All of this “protecting” has created an “opportunity for many individuals and companies to “Carpe Diem” – Seize the Moment and many of these folks, but not all, have found a way to use filing for this pension as a revenue generator, and doing so under the guise of reaching out to veterans and their families at no cost for their assistance to make application, but it sure helps if mom and dad need someone to manage their investments and move them around so they will qualify for the pension from a financial standpoint.
Seminars are being held daily nationwide at $500.00 a session to learn how you too can use this pension to recruit new business and increase your sales. Don’t overlook the kids who are taking care of mom and dad, they will be so grateful for your assistance they will want you to manage their assets as well. While you are at it, sell some annuities.
What most don’t realize is that by moving things around to a trust or annuity can often mean that when mom or dad need that money to continue paying for their care, they won’t have access to it. It will sit in that trust until they die and the beneficiaries get it.
For those who are fortunate enough to have assets that need protecting, these services are valid, but for those who go into this situation strictly based on wanting to file for this pension, you need to educate yourself on whether this is truly in your best interest in the long run.
Again this frenzy of businesses using this pension to get in the hen house is largely due to the fact that the VA has created a need for these services due to the lack of information, the lack of trained employees well versed in Improved Pension, taking a simple application and turning it into more than it needs to be. If it was as originally designed – a simple 4- page application based on meeting the need for assistance and financial guidelines, there would not be a need nor an opportunity for those who use this as a calling card.
As a result, the VA has responded by now sending out an additional form to those who submit an application that they have to sign stating that neither they nor the veteran have paid anyone for any type of assistance in completing the application. The application will not be processed until this form has been returned.
So in the name of “protecting” the veteran, which in my opinion translates to denying the veteran, there is yet another hurdle to jump through.
Rather an unfair dynamic that the VA has its attorneys and council, but a veteran is not entitled to any representation upon making an initial application for any benefit or compensation. They are only entitled to representation if they are appealing a decision on their claim while the IRS wants to make sure you get it right the first time.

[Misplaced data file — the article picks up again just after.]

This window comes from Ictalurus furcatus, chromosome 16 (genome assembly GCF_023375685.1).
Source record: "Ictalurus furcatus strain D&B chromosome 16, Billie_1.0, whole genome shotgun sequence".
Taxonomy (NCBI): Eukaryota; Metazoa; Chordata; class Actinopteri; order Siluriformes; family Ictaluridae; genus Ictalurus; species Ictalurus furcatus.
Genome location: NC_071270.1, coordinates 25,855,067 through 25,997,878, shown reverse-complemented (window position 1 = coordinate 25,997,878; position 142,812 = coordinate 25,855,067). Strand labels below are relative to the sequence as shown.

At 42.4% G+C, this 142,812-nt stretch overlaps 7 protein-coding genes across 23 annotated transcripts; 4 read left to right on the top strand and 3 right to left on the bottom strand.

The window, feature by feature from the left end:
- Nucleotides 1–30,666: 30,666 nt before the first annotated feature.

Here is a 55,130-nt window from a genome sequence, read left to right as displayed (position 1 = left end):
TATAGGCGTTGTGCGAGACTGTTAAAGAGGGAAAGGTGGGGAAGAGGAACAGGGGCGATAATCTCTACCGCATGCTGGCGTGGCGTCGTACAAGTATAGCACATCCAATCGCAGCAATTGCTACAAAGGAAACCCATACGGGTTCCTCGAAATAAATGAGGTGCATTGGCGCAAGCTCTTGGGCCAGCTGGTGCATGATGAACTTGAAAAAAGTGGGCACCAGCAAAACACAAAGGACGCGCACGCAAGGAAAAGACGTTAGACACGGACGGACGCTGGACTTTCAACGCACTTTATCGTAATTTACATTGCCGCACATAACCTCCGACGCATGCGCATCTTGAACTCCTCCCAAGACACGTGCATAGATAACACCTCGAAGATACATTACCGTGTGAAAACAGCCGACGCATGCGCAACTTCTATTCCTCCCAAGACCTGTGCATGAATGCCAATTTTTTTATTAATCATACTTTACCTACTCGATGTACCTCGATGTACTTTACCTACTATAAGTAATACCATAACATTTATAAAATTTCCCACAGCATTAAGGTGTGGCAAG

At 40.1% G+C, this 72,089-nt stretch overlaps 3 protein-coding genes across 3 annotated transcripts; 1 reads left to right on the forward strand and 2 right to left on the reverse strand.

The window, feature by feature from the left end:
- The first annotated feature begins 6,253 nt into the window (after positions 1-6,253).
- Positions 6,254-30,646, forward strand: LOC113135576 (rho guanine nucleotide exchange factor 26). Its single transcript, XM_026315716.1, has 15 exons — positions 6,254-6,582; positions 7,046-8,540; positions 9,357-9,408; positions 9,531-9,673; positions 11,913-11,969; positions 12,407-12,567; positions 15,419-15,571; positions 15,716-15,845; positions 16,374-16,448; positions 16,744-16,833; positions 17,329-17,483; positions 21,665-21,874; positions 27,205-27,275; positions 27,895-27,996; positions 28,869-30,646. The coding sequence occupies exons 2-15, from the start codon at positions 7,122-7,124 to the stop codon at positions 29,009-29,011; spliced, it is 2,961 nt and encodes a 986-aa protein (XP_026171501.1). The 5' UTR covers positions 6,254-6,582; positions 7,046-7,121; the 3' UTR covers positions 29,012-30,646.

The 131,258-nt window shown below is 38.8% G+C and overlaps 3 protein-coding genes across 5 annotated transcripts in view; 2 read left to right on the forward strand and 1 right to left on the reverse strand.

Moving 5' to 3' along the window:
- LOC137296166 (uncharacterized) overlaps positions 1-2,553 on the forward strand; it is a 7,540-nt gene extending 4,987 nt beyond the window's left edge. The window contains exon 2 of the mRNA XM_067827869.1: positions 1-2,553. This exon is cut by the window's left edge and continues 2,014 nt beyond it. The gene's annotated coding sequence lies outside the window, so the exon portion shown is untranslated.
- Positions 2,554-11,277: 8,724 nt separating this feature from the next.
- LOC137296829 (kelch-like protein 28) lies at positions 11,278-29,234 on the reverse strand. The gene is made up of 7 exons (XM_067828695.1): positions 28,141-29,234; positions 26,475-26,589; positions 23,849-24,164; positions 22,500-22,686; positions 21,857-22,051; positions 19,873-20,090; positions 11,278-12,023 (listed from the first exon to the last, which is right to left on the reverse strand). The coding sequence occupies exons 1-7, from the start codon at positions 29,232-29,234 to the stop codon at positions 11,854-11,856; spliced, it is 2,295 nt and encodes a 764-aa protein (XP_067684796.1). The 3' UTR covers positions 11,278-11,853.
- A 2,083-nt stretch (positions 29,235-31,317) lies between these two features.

Of the two, which do you think is more efficient?
There are more of us that file income tax returns than there are veterans/widows filing for benefits, so how is it that the IRS can receive and process a higher volume of paper so seamlessly while the VA claims they never received the application even though you have a signed “Registered Return Receipt” proving that they did?
If you posed the question of why the IRS created the EZ form while the VA took an easy form and turned it into 26 pages, it really is self explanatory. One wants your money and the other hedges their bets they can keep their money.
This mindset is nothing new. For insight as to how long this treatment and mentality has been permitted and promoted, one need look no further than what was done to the “Bonus Army” when our veterans marched into Washington in 1932 demanding what had been promised. Not much has changed in 77 years. Do yourself a favor and Google “Bonus Army”. You’ll be enlightened for having done so.
I know there are a lot of good hardworking people at the VA and local offices who have the right intent, but they are only acting under the directives they have been given. What I want to know is who signs the memo authorizing these practices.
When bonuses hinge on giving a veteran the lowest possible disability rating rather than the rating they deserve, I’m hard pressed to believe that this qualifies as acting in the veteran’s best interest. Make no mistake here, there is a vested interest, but somewhere along the way the interest got shifted to self serving.
Like solving any other mystery – follow the money.
Until such time that the VA can get its house in order, I think the individuals who do nothing but help file for Improved Pension and have no hidden agenda or want to sell you anything, should have the right to provide the same assistance as your accountant does. Most of these well intended folks have to stay behind closed doors for fear of retribution by the VA for actually helping a veteran make a correct application.
The VA will argue that the veteran is entitled to assistance with filing for free, but when the SO of the office you walk into knows nothing about the pension, or says you don’t qualify, when actually you do, “free” comes at a pretty hefty price.
Yes these folks (the good ones) who work secretly behind the scenes helping veterans and their families should be able to charge a modest fee for their expertise and assistance, but the VA will never sanction anything of the likes, they have too much to lose.
There would be too many applications to approve with no reason to deny them. There are budgets to be justified, bonuses to be earned, and credits for getting a Service Organization assigned as Claimant’s Representative rather than the family member so that you can’t call and inquire about the status of the claim. The SO isn’t paying the monthly bill so they won’t have much motivation to follow up and press for a ruling or approval. And lastly they are busy making sure that no one other than them can “take advantage” of a veteran or widow.
The IRS has a few free months before it is tax season again. Maybe they can step in and show the VA how to get the job done. Better yet, instead of employees getting bonuses for the highest number of denied applications or lowest disability ratings given, how about an imposed penalty with incurring interest for any application that takes longer than 90 days to process!
Now there’s an idea that has merit.